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Summary: It is important to not only understand end-time events, but how the principles behind end-time events are relevant to daily life today.

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The Olivet Discourse

(Matt., chapters 24-25, Mark 13:1-37, Luke 21:5-36)

NOTE: This is a handout included in the bulletin

Some people love to study end-time events and all the big words that accompany it, such as "eschatology," which is "the study of last things." Other Christians have sour attitudes. Perhaps the best approach is to study it because it is a significant part of God’s Word but not to get hung up there.

The lesson that Jesus gave while teaching from the Mount of Olives should be called "The End-Times Lecture." Instead, it has come to be called by the flowery title of "The Olivet Discourse." These portions of Scripture can be very confusing, even frustrating. Issues become clearer, however, when we realize (1) Christ was asked four questions, and (2) if we have an outline. The four questions Jesus answered were:

(1) When shall the Temple be destroyed? (Matt. 24:2-3)

(2) What will the sign be for its destruction? (Luke 21:7)

(3) What shall be the sign for your coming? (Matt. 24:3)

(4) What shall be the sign of the end of the age? (Matt. 24:3)

LUKE provides the answers to the first two questions concerning the Temple. The Romans would destroy the Temple in 70 A.D. MATTHEW provides the answers to the last two questions, which address end time events and the return of Christ. Here is the outline of Matthew 24-25:

I. 24:4-8 — The First half of the Tribulation period

II. 24:9-25 — The Second half of the Tribulation period

III. 24:26-30 — The Second Coming of Christ

IV. 24:31 — The Gathering of Israel

V. 24:32-25:30 — A Preaching Break (parenthetical and out of sequence)

VI. 25:31-46 — Judgment of the Gentiles

Whether the parenthetical section (Matt. 24:32-51) deals with the Second Coming to Earth or the Rapture is hotly debated. I personally believe this refers to the rapture, which I understand to occur before the Tribulation, when everything is normal. Our church is tolerant of a variety of positions about this matter, and every position has its arguments. I agree with the suggestion offered by Robert Schoenle:

"The people on the day He is to be revealed to His Church will be eating and drinking and getting married, then divorcing and remarrying, just as the people of Noah’s and Lot’s day had been (Lk 17:30). They would also by buying and planting and building (Lk 17:27-29). In other words…life will be going on as usual…..We are now going to compare this description of the activities on earth at this coming of Christ with what the Book of Revelation tells us will have taken place on the earth by the time Christ returns physically….Then we will ask if it is possible for anyone….to be unconcerned with other than the usual doings of life, as we have known them…." (Warnings from Jesus, p. 37).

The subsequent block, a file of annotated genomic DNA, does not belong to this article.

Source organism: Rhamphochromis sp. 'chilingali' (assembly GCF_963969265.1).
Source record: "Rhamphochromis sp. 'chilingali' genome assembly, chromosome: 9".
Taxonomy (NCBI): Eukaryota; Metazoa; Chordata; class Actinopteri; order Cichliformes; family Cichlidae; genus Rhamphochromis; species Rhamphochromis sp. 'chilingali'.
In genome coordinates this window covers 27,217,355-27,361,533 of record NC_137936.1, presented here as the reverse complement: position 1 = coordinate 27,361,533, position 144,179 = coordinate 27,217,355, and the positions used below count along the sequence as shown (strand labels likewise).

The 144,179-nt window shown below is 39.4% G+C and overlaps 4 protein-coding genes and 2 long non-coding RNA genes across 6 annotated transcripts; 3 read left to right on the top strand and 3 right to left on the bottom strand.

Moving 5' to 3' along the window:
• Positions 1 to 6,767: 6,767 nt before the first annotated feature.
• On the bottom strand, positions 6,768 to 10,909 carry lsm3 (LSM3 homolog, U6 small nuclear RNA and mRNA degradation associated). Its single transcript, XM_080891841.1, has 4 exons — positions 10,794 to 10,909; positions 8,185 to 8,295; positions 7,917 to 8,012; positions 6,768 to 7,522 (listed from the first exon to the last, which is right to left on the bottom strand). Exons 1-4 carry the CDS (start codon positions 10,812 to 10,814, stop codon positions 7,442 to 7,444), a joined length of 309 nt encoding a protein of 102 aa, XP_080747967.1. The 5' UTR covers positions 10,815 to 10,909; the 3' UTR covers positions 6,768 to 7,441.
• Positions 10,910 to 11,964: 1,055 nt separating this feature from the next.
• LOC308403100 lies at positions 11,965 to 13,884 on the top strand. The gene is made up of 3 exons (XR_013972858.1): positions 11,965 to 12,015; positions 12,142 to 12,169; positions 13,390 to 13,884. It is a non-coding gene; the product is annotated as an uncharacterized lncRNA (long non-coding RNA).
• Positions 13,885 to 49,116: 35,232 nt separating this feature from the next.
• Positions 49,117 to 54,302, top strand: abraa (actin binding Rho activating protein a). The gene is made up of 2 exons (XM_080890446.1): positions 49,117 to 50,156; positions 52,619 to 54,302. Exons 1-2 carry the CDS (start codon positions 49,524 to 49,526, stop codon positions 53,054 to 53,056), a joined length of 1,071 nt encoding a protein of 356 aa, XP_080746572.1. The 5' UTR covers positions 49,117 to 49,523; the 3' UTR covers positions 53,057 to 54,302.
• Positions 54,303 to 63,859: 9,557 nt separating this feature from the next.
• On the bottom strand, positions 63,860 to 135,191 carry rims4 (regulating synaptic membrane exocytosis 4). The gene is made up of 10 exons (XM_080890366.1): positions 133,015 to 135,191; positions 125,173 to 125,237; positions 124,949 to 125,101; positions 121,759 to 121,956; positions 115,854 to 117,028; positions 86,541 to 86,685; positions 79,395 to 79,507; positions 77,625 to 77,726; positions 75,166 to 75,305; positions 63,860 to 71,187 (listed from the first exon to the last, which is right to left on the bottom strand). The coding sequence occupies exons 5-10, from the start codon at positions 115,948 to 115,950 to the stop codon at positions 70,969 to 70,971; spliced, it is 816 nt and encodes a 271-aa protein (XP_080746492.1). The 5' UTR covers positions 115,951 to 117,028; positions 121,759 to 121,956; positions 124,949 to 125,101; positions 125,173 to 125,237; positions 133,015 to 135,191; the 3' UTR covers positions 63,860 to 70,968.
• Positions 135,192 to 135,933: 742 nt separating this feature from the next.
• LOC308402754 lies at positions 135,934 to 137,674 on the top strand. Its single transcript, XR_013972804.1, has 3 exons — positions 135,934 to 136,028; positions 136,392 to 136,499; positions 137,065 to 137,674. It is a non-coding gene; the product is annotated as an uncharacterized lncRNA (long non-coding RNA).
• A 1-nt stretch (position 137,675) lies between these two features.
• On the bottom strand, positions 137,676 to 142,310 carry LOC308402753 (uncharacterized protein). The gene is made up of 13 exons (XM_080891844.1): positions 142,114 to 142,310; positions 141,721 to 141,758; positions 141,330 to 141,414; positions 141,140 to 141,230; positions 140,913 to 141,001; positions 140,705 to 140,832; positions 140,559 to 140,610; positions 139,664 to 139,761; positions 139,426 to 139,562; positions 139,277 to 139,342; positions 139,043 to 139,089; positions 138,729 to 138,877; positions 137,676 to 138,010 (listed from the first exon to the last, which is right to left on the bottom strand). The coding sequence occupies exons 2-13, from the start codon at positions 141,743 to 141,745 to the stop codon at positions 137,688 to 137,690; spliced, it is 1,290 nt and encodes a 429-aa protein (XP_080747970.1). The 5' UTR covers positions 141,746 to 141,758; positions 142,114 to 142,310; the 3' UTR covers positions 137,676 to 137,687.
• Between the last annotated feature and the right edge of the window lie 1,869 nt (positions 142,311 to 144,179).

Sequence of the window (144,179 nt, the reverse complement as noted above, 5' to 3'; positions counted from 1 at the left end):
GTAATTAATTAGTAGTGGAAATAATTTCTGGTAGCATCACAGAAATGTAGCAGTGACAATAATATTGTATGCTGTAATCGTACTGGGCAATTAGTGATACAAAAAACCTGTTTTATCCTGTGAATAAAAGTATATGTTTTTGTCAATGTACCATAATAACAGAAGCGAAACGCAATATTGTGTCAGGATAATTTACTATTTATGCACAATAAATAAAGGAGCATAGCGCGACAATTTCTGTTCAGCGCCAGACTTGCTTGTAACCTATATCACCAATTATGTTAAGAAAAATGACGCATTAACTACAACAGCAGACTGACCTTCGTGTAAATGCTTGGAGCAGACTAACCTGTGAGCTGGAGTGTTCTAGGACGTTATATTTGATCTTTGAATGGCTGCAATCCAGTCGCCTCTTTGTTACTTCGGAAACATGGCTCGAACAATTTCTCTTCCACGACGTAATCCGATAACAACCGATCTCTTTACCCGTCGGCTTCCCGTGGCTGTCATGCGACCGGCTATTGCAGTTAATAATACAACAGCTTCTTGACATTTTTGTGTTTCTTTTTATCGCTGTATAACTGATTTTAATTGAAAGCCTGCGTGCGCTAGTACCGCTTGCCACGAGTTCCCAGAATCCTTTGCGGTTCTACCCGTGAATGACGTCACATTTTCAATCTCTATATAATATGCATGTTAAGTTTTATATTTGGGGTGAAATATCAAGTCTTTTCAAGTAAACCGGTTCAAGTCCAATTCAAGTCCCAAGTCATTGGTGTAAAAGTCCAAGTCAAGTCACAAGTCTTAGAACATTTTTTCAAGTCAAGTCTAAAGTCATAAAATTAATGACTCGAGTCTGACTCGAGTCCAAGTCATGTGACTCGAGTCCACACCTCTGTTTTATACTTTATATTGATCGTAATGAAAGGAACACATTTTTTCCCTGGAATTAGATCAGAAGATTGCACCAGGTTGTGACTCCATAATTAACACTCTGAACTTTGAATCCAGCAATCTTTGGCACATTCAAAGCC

Schoenle’s argument is formidable. Jesus seems to go out of His way, becoming almost tedious, to point out this return (the rapture?) occurs during a period of normalcy, while His return to reign occurs during a time of great upheaval.

SERMON NOTES: THIS IS A LONG SERMON, possibly going 45 to 50 minutes….I had to cut it down and ended up leaving off the "Open Theism" rabbit trail….Ed

The Olivet Discourse

(Matt., chapters 24-25, Mark 13:1-37, Luke 21:5-36)

1. After an evening out, some parents returned home to their children, whom they had left with the baby sitter. They were pleasantly surprised to find the kids fast asleep. When the sitter had been paid—just as she was walking out the door—she communicated this detail: "Oops—almost forgot to tell you. I promised Sammy that if he would stay in bed, you would get him a pony in the morning."

2. Some people make promises they have no intention of keeping—or they make promises on behalf of others.

3. Jesus made a promise that He would return, and we believe He will keep that promise.

4. This leads us to the subject of “End Time Bible Prophecy.”

5. In our studies of the Life Of Christ, we now find ourselves staring at Matt. 24 & 25, and often Matt. 24 and 25 stare back at us.

6. If you are confused about Bible prophecy, you are not alone: complicated, intricate, confusing.

7. If this were surgery, we could compare it to operating on the spinal chord.

8. Yet the subject is understandable if we can keep the big picture in mind….and the terminology

9. Sequence: Rapture, Tribulation, Judgment, Millennium, Eternal State

10. But prophecy is given not only to confuse us or humble us, but to motivate us, inspire hope within us, and to provide daily applications for our lives.

11. I had a choice when coming to this text: either present it in survey fashion and hit highlights, or slow down and take a few months analyzing, proving, and debating. I chose the survey method.

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